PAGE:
4 tn Heb “protect you in the way.”
5 tn The form is the Hiphil perfect of the verb כּוּן (kun, “to establish, prepare”).
6 sn This means “the manifestation of my being” is in him (S. R. Driver, Exodus, 247). Driver quotes McNeile as saying, “The ‘angel’ is Jehovah Himself ‘in a temporary descent to visibility for a special purpose.’” Others take the “name” to represent Yahweh’s “power” (NCV) or “authority” (NAB, CEV).
7 tn The infinitive absolute here does not add as great an emphasis as normal, but emphasizes the condition that is being set forth (see GKC 342-43 §113.o).
8 tn Heb “will cut them off” (so KJV, ASV).
9 tn The Hebrew is מַצֵּבֹתֵיהֶם (matsevotehem, “their standing stones”); these long stones were erected to represent the abode of the numen or deity. They were usually set up near the altar or the high place. To destroy these would be to destroy the centers of Canaanite worship in the land.
10 tn Both verbs are joined with their infinitive absolutes to provide the strongest sense to these instructions. The images of the false gods in Canaan were to be completely and utterly destroyed. This could not be said any more strongly.
11 tn The perfect tense, masculine plural, with vav (ו) consecutive is in sequence with the preceding: do not bow down to them, but serve Yahweh. It is then the equivalent of an imperfect of instruction or injunction.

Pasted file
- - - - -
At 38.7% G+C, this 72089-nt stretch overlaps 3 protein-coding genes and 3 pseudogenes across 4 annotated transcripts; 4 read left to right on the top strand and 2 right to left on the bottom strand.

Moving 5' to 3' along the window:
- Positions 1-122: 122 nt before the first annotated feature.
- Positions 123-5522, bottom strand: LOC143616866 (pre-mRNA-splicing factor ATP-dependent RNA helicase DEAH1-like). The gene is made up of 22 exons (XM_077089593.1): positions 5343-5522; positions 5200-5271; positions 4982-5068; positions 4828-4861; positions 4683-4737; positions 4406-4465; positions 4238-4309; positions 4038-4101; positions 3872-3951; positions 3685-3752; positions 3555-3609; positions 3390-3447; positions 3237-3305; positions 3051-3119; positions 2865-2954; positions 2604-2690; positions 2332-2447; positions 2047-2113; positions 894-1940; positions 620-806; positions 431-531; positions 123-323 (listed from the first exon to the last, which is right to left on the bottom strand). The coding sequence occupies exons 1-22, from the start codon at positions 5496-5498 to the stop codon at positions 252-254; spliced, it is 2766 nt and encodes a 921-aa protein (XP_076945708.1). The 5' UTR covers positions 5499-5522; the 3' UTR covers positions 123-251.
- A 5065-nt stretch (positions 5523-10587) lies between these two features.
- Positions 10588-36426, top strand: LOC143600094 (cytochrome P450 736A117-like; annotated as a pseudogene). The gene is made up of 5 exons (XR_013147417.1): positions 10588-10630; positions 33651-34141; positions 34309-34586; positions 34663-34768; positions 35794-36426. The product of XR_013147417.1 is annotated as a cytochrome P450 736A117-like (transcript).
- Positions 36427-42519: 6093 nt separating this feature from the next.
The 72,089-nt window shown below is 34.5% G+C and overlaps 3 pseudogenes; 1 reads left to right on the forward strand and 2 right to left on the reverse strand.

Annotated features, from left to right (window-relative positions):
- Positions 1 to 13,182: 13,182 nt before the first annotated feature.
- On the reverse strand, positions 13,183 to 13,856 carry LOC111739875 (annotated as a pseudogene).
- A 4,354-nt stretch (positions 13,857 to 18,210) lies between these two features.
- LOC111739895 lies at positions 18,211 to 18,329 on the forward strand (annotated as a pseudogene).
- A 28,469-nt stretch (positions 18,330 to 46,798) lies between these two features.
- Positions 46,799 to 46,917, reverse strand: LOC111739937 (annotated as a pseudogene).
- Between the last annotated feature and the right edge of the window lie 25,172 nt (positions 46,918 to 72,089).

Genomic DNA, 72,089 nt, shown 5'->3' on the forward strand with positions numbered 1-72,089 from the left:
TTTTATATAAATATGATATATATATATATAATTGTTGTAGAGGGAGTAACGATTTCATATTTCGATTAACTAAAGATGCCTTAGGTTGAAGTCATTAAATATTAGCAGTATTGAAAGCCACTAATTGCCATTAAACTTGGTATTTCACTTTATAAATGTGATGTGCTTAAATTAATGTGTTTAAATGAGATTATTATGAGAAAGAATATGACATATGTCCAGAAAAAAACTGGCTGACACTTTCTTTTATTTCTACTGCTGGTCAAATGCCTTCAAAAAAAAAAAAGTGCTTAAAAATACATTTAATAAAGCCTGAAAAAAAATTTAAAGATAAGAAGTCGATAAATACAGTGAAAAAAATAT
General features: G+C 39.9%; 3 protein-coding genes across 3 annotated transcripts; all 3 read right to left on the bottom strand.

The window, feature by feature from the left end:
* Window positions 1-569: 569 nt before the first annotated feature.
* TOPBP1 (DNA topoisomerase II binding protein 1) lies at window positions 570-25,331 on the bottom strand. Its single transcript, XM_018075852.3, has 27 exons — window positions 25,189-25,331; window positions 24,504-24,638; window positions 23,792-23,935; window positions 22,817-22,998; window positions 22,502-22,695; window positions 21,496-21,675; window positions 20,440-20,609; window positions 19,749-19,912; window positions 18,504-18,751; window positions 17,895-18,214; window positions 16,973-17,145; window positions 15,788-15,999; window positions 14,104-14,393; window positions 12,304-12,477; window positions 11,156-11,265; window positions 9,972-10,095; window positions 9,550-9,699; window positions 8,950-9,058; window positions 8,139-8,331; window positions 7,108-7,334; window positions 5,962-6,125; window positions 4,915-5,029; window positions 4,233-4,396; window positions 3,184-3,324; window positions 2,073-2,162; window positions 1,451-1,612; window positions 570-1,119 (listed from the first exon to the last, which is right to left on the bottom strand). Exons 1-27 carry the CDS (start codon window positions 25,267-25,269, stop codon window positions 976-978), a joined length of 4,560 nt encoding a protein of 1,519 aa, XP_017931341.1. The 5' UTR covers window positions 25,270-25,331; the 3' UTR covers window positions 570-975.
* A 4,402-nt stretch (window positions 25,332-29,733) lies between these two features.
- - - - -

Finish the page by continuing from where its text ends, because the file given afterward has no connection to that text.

12 tn The LXX reads “and I will bless” to make the verb conform with the speaker, Yahweh.
13 sn On this unusual clause B. Jacob says that it is the reversal of the curse in Genesis, because the “bread and water” represent the field work and ground suitability for abundant blessing of provisions (Exodus, 734).
14 tn Or “abort”; Heb “cast.”
15 sn No one will die prematurely; this applies to the individual or the nation. The plan of God to bless was extensive, if only the people would obey.
16 tn The word for “terror” is אֵימָתִי (’emati); the word has the thought of “panic” or “dread.” God would make the nations panic as they heard of the exploits and knew the Israelites were drawing near. U. Cassuto thinks the reference to “hornets” in v. 28 may be a reference to this fear, an unreasoning dread, rather than to another insect invasion (Exodus, 308). Others suggest it is symbolic of an invading army or a country like Egypt or literal insects (see E. Neufeld, “Insects as Warfare Agents in the Ancient Near East,” Or 49 : 30-57).
17 tn Heb “kill.”
18 tn The text has “and I will give all your enemies to you [as] a back.” The verb of making takes two accusatives, the second being the adverbial accusative of product (see GKC 371-72 §117.ii, n. 1).
19 tn Heb “and I will send.”
20 tn Heb “the beast of the field.”
21 tn The repetition expresses an exceptional or super-fine quality (see GKC 396 §123.e).
22 tn The form is a perfect tense with vav consecutive.
23 tn In the Hebrew Bible “the River” usually refers to the Euphrates (cf. NASB, NCV, NRSV, TEV, CEV, NLT). There is some thought that it refers to a river Nahr el Kebir between Lebanon and Syria. See further W. C. Kaiser, Jr., “Exodus,” EBC 2:447; and G. W. Buchanan, The Consequences of the Covenant (NovTSup), 91-100.
24 tn The idea of the “snare” is to lure them to judgment; God is apparently warning about contact with the Canaanites, either in worship or in business. They were very syncretistic, and so it would be dangerous to settle among them.